On the last day of the NATO summit, the military alliance has been criticized from Russia and China. The countries responded to statements saying that Russia is a “immediate threat” to the alliance and that China poses “serious challenges” to the West when it comes to global stability.
At the “historic” NATO summit in Madrid over the past three days, according to government leaders, Finland and Sweden were formally invited to join NATO and it was decided to significantly increase budgets and increase the Rapid Reaction Force from 40,000 to 300,000 troops.
Russia is particularly bothered by the accession of the two Northern European countries. NATO Secretary General Stoltenberg said today that they will sign the accession protocol on Tuesday.
President Putin warned that his country will respond “appropriately” if Finland and Sweden allow NATO troops and infrastructure into their territory. He said Russia must “create the same threat to the territory from which the threat is directed at us.”
Turkey, Finland and Sweden signed a memorandum this week paving the way for NATO membership:
China was also not pleased with the outcome of the NATO summit. For the first time, China was mentioned as one of the strategic priorities for the next ten years. This was prompted by Beijing’s growing military ambitions, verbal confrontations with Taiwan and other neighbors and closer ties with Russia.
“China is not our enemy,” emphasized Stoltenberg, “but we must be alert to the serious challenges it presents us.”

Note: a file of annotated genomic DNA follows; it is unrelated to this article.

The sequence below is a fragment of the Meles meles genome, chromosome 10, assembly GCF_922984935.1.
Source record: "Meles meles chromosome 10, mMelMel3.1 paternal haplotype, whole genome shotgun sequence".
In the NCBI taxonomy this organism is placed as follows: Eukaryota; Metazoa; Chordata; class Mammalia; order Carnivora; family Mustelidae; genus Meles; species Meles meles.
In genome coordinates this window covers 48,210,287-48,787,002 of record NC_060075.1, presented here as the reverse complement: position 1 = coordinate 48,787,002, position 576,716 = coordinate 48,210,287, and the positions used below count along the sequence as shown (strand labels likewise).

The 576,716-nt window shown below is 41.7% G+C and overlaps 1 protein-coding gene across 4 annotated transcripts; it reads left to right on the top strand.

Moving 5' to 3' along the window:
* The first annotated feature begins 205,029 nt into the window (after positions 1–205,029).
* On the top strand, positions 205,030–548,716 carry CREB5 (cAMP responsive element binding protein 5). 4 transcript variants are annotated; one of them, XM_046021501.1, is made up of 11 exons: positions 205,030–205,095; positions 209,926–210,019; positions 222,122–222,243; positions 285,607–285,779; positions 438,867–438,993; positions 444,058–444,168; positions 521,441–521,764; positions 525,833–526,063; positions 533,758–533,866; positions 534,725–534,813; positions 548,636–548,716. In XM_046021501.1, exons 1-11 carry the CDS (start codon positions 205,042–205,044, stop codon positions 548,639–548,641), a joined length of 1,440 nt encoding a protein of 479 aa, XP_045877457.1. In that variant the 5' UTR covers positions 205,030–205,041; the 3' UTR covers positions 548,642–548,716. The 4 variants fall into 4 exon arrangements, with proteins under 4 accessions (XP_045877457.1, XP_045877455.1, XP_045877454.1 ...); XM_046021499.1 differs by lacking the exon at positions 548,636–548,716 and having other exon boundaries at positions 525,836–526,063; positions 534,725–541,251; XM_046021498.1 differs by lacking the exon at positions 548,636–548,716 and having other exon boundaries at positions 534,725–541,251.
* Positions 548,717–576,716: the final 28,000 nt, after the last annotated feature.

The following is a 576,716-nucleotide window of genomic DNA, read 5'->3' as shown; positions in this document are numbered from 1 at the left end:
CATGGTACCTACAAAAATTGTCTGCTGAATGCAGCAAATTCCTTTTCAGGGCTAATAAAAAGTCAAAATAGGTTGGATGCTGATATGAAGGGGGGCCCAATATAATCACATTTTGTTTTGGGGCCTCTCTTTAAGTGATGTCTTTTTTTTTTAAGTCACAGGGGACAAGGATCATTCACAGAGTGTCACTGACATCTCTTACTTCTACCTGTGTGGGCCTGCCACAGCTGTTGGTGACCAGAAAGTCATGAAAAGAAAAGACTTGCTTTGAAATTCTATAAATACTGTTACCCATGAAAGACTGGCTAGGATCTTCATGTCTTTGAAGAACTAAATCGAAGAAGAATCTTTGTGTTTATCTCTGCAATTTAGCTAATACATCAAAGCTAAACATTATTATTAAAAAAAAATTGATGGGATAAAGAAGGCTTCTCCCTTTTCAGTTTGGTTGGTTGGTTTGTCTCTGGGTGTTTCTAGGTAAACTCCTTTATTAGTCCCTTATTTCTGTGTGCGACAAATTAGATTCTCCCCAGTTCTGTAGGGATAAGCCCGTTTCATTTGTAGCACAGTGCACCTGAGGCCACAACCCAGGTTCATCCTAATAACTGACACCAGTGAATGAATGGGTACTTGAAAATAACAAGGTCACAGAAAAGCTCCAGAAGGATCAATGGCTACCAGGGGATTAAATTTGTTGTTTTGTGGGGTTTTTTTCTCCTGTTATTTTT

China dismissed the descriptions as “libel,” pointing out that it spends just 1.3 percent of its gross domestic product on defense, against the 2 percent that NATO countries have committed themselves to. Beijing issued a statement calling NATO a source of instability and making it clear that it will defend its interests.
“As NATO presents China as a ‘structural challenge’, we will monitor it closely and respond in a coordinated manner. When it comes to acts that undermine Chinese interests, we will respond firmly and forcefully,” the statement said.
Russia more dependent on China
China has been critical of NATO for some time, says Frans-Paul van der Putten, Clingendael China Center coordinator, in Nieuws en Co on NPO Radio 1. “They see that NATO is becoming a more relevant player, also for Asia. But what more “What counts is the closer cooperation between the US and Europe, not so much in the military, but especially in the economic field. The concern is that Europe is moving strategically closer to America, which could have adverse consequences for the economic relationship between China and Europe.”
NATO’s focus on China and Russia could drive both countries more into each other’s arms, but Van der Putten does not expect major changes. “What is mainly happening is that Russia will become more economically dependent on China. Furthermore, at least in the military field, there will be no big difference in the relationship. China and Russia have been strategic partners in geopolitical field for a long time.”